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[libvirt] [PATCH v3 05/28] docs: Update description of the host-model CPU mode



Signed-off-by: Jiri Denemark <jdenemar redhat com>
---

Notes:
    Version 3:
    - reworded and updated documentation
    
    Version 2:
    - no change

 docs/formatdomain.html.in | 37 ++++++++++++++++++++++++-------------
 1 file changed, 24 insertions(+), 13 deletions(-)

diff --git a/docs/formatdomain.html.in b/docs/formatdomain.html.in
index 02ce7924c..ee631186c 100644
--- a/docs/formatdomain.html.in
+++ b/docs/formatdomain.html.in
@@ -1272,19 +1272,21 @@
           model even if the destination host contains more capable CPUs for
           the running instance of the guest; but shutting down and restarting
           the guest may present different hardware to the guest according to
-          the capabilities of the new host. <strong>Beware</strong>, due to the
-          way libvirt detects host CPU and due to the fact libvirt does not
-          talk to QEMU/KVM when creating the CPU model, CPU configuration
-          created using <code>host-model</code> may not work as expected. The
-          guest CPU may differ from the configuration and it may also confuse
-          guest OS by using a combination of CPU features and other parameters
-          (such as CPUID level) that don't work. Until these issues are fixed,
-          it's a good idea to avoid using <code>host-model</code> and use
-          <code>custom</code> mode with just the CPU model from host
-          capabilities XML.
-          <span class="since">Since 1.2.11</span> PowerISA allows
-          processors to run VMs in binary compatibility mode supporting an
-          older version of ISA.  Libvirt on PowerPC architecture uses the
+          the capabilities of the new host. Prior to libvirt 3.1.0 and QEMU
+          2.9.0 detection of the host CPU model via QEMU is not supported.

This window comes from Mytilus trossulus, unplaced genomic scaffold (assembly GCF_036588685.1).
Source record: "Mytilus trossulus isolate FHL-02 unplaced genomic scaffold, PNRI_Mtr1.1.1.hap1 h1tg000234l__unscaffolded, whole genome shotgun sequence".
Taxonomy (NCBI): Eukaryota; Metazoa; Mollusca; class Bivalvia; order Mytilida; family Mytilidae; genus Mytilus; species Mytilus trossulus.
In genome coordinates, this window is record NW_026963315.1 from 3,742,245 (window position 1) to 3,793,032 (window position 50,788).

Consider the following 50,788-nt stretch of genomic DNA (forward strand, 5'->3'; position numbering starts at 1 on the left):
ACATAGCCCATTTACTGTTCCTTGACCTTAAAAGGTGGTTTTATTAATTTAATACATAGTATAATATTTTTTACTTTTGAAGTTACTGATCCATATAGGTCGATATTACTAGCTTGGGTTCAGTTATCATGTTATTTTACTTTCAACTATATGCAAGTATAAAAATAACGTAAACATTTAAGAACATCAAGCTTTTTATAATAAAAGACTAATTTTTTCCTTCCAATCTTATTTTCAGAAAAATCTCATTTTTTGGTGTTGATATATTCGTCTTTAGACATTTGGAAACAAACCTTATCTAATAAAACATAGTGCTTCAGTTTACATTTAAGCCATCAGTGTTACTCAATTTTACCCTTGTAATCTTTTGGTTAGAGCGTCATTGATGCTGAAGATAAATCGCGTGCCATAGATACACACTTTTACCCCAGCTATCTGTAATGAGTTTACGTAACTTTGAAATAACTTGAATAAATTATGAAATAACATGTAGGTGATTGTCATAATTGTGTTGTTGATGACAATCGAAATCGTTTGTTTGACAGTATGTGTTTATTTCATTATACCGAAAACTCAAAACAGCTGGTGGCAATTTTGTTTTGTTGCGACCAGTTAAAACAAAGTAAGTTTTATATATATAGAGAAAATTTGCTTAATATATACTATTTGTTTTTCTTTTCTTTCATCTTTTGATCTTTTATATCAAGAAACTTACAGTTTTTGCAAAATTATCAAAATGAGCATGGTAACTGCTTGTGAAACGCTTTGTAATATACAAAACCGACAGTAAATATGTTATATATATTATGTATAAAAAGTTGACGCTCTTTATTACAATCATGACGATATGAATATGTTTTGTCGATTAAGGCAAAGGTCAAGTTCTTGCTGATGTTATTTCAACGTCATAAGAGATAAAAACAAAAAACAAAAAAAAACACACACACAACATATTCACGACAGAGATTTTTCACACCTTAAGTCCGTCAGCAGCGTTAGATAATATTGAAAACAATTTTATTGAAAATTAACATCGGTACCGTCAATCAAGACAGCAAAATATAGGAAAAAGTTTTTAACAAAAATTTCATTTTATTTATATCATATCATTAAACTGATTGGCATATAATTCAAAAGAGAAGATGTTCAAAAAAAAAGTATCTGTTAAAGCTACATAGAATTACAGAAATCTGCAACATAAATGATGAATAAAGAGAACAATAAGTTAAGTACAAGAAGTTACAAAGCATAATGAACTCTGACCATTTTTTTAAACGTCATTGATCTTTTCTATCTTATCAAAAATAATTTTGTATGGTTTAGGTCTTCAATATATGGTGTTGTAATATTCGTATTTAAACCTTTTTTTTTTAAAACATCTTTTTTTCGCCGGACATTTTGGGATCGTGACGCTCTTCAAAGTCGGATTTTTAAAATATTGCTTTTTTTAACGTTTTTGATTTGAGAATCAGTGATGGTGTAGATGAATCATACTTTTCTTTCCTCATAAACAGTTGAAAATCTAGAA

+          Thus the CPU configuration created using <code>host-model</code>
+          may not work as expected.
+          <span class="since">Since 3.1.0 and QEMU 2.9.0</span> this mode
+          works the way it was designed and it is indicated by the
+          <code>fallback</code> attribute set to <code>forbid</code> in the
+          host-model CPU definition advertised in
+          <a href="formatdomaincaps.html#elementsCPU">domain capabilities XML</a>.
+          When <code>fallback</code> attribute is set to <code>allow</code>
+          in the domain capabilities XML, it is recommended to use
+          <code>custom</code> mode with just the CPU model from the host
+          capabilities XML. <span class="since">Since 1.2.11</span> PowerISA
+          allows processors to run VMs in binary compatibility mode supporting
+          an older version of ISA.  Libvirt on PowerPC architecture uses the
           <code>host-model</code> to signify a guest mode CPU running in
           binary compatibility mode. Example:
           When a user needs a power7 VM to run in compatibility mode
@@ -1307,6 +1309,15 @@
           a migration is attempted then the guest may hang or crash upon
           resuming execution on the destination host.</dd>
         </dl>
+
+        Both <code>host-model</code> and <code>host-passthrough</code> modes
+        make sense when a domain can run directly on the host CPUs (for
+        example, domains with type <code>kvm</code>). The actual host CPU is
+        irrelevant for domains with emulated virtual CPUs (such as domains with
+        type <code>qemu</code>). However, for backward compatibility
+        <code>host-model</code> may be implemented even for domains running on
+        emulated CPUs in which case the best CPU the hypervisor is able to
+        emulate may be used rather then trying to mimic the host CPU model.
       </dd>
 
       <dt><code>model</code></dt>
-- 
2.11.1


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